I have decided that I am too cynical about some things. I came to this realization over the last couple weeks because two things happened. First, the trailer for the new Star Wars movie came out, and second, NASA had a workshop to help identify possible landing sites for human missions to Mars. The common thread here, other than awesome things happening in space, is that these are both things where I’m afraid to get my hopes up.
I would love it if the next Star Wars movie is as good as it looks like it will be based on the trailer. I have a deep love for the original Star Wars movies, and I even liked some parts of the prequels, but overall the prequels were disappointing. A classic case of a successful person being given too much leeway, with nobody daring to take him aside and say “You might want to reconsider Jar-Jar Binks” or “Is that slapstick scene with C3PO and R2D2 on the conveyor belt really necessary?” or “Don’t you think it works better if Han shoots first?” And so my initial gut reaction to the possibility of a new Star Wars movie is cynicism. Sure, the trailer looks good but it’ll probably have awful writing and acting, or some silly juvenile slapstick sequence because moviemakers don’t think kids have the attention span or intelligence to understand anything else. But then I watched the trailer again. And again. And John Williams’ powerful Star Wars fanfare slowly chipped through my protective layer of cynicism. I want this movie to be good: why not embrace it and enjoy the hopeful feeling that it will live up to the original trilogy? These thoughts were then summed up perfectly by this comic:
Likewise with the NASA human landing site workshop. For years I have been extremely cynical about NASA’s human spaceflight program. It is hamstrung by congresspeople who just see it as a jobs program, and so insist on using old-fashioned parts built by contractors in their districts, rather than allowing the brilliant engineers at NASA make their own decisions about how to build their rockets. It is underfunded and plagued by bureaucracy and modern NASA’s complete aversion to anything risky. The last program to build a new NASA rocket got so bogged down and over budget that an independent panel of experts recommended that it be scrapped. NASA doesn’t even have a rocket capable of getting to low-Earth-orbit, let alone Mars. Isn’t this landing site workshop a bit premature?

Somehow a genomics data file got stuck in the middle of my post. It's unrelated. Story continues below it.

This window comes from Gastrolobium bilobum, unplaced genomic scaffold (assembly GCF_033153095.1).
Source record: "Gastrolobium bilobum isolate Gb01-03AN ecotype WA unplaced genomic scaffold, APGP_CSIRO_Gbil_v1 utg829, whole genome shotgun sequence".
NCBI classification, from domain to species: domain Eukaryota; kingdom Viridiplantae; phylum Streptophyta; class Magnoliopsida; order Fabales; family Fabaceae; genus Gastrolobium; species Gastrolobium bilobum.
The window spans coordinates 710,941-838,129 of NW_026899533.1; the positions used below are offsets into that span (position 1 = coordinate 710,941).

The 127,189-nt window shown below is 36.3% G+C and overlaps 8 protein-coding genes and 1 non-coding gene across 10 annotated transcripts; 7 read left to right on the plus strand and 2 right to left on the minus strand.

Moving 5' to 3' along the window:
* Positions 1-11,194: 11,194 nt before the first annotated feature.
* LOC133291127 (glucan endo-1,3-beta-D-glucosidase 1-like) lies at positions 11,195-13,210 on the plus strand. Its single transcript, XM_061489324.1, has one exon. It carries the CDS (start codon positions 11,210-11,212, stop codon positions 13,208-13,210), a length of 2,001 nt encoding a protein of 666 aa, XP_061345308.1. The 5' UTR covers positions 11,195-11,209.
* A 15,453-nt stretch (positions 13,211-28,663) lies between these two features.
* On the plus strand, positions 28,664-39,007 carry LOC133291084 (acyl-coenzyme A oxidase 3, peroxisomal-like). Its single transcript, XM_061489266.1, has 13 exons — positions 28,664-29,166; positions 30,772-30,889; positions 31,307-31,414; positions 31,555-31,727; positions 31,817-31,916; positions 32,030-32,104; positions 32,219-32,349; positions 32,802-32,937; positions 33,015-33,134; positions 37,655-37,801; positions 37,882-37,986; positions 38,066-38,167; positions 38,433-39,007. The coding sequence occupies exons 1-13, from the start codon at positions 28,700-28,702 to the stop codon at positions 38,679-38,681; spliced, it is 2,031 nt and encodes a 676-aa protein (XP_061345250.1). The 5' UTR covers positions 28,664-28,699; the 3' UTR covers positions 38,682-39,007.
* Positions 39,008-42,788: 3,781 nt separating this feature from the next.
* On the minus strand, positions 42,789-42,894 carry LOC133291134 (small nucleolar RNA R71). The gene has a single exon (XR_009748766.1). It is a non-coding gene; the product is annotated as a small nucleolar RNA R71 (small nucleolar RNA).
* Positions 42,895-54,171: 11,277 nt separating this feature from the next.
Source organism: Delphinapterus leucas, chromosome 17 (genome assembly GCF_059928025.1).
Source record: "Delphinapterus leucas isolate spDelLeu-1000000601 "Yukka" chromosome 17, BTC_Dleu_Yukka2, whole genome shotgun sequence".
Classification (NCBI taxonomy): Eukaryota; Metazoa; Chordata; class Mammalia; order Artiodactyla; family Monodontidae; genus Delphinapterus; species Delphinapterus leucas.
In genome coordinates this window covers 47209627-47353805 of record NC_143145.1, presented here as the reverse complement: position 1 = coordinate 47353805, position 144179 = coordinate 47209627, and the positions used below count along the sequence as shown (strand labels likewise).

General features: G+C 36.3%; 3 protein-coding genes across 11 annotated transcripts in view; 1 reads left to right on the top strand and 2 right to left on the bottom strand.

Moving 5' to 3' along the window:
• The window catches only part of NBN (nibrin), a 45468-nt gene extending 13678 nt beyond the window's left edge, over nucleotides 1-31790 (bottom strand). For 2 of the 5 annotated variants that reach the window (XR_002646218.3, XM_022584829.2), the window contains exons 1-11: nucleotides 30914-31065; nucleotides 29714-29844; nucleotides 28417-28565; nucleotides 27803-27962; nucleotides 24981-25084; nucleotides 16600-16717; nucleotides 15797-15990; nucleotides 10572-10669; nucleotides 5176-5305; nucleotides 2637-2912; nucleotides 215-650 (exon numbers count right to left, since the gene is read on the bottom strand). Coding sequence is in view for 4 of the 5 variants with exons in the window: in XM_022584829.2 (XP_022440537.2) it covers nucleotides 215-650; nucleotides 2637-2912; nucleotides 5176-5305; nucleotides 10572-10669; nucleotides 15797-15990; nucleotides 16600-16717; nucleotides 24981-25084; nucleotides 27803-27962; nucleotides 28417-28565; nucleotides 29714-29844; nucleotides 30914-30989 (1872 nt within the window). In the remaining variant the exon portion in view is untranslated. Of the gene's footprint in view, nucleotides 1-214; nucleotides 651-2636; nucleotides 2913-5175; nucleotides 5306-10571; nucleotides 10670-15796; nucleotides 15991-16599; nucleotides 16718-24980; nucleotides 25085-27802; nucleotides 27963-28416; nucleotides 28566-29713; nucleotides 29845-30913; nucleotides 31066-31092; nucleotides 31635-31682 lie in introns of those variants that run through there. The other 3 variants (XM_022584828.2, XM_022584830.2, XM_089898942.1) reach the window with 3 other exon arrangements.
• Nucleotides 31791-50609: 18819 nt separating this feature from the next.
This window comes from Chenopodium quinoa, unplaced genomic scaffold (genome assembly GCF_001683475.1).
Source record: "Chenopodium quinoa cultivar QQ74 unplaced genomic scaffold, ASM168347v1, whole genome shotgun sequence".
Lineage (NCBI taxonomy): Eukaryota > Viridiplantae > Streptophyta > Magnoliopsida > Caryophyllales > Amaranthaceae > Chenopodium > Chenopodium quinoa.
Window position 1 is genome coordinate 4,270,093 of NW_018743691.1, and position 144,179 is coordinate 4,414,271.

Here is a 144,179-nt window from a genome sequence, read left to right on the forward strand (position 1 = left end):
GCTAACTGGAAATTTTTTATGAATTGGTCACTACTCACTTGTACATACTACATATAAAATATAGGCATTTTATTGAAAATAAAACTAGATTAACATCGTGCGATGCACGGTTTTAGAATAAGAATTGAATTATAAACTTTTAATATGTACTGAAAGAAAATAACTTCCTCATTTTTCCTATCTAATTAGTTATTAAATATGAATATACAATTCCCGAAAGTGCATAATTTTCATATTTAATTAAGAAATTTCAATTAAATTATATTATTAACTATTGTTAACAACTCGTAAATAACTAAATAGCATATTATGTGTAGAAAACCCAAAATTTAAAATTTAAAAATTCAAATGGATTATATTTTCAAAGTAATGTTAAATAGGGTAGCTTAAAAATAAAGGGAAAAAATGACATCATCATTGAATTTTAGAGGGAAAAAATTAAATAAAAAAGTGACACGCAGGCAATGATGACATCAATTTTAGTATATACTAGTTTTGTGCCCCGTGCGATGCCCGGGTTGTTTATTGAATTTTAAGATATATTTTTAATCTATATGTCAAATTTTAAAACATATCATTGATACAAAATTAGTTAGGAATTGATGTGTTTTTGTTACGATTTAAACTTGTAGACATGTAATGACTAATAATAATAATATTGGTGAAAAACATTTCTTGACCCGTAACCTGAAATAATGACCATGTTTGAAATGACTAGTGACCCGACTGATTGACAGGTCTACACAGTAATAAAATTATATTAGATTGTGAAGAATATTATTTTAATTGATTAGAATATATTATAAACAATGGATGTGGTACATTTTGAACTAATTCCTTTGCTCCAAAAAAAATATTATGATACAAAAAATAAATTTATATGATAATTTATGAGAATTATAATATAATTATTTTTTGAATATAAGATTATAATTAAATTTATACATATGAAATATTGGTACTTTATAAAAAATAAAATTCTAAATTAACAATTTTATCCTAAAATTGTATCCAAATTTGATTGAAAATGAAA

But the thing is, I got into space exploration because I was inspired by the idea of people exploring the solar system. I would love more than anything to see NASA doing something awesome like sending people to Mars. I am so cynical about NASA’s human spaceflight program because I want so much for it to succeed and I don’t want to be disappointed. But, like the realization with Star Wars, it finally occurred to me this week that my cynicism isn’t doing myself, or NASA, any favors. Far better to be brave enough to let my excitement show through, despite my doubts. Because while I’m sitting around being cynical to protect myself from disappointment, my friends are at NASA, choosing where people will land on Mars. That is so cool!
So, bottom line: I am going to try to be less cynical. I recognize that it’s a defense mechanism to protect myself from disappointment, and that I should embrace the things that I think are awesome. Instead of preemptively being unhappy, I might as well enjoy the anticipation and hope that these things I love will live up to their potential.